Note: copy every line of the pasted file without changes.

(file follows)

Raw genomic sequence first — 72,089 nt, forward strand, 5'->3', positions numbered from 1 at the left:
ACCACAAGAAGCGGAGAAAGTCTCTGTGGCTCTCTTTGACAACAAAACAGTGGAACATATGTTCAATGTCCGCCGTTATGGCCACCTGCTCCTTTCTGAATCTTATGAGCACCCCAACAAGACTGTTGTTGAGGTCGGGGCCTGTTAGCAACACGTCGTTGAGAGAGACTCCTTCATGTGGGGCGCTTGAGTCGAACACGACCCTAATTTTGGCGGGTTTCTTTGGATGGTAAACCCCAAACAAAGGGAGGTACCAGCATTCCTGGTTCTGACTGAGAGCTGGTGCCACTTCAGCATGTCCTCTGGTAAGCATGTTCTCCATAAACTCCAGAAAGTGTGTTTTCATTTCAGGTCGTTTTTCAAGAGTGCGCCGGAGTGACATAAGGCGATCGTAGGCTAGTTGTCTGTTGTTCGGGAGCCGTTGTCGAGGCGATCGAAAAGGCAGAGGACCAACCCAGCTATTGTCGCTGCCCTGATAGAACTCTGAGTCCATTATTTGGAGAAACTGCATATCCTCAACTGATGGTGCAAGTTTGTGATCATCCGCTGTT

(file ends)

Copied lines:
Raw genomic sequence first — 72,089 nt, forward strand, 5'->3', positions numbered from 1 at the left:
ACCACAAGAAGCGGAGAAAGTCTCTGTGGCTCTCTTTGACAACAAAACAGTGGAACATATGTTCAATGTCCGCCGTTATGGCCACCTGCTCCTTTCTGAATCTTATGAGCACCCCAACAAGACTGTTGTTGAGGTCGGGGCCTGTTAGCAACACGTCGTTGAGAGAGACTCCTTCATGTGGGGCGCTTGAGTCGAACACGACCCTAATTTTGGCGGGTTTCTTTGGATGGTAAACCCCAAACAAAGGGAGGTACCAGCATTCCTGGTTCTGACTGAGAGCTGGTGCCACTTCAGCATGTCCTCTGGTAAGCATGTTCTCCATAAACTCCAGAAAGTGTGTTTTCATTTCAGGTCGTTTTTCAAGAGTGCGCCGGAGTGACATAAGGCGATCGTAGGCTAGTTGTCTGTTGTTCGGGAGCCGTTGTCGAGGCGATCGAAAAGGCAGAGGACCAACCCAGCTATTGTCGCTGCCCTGATAGAACTCTGAGTCCATTATTTGGAGAAACTGCATATCCTCAACTGATGGTGCAAGTTTGTGATCATCCGCTGTT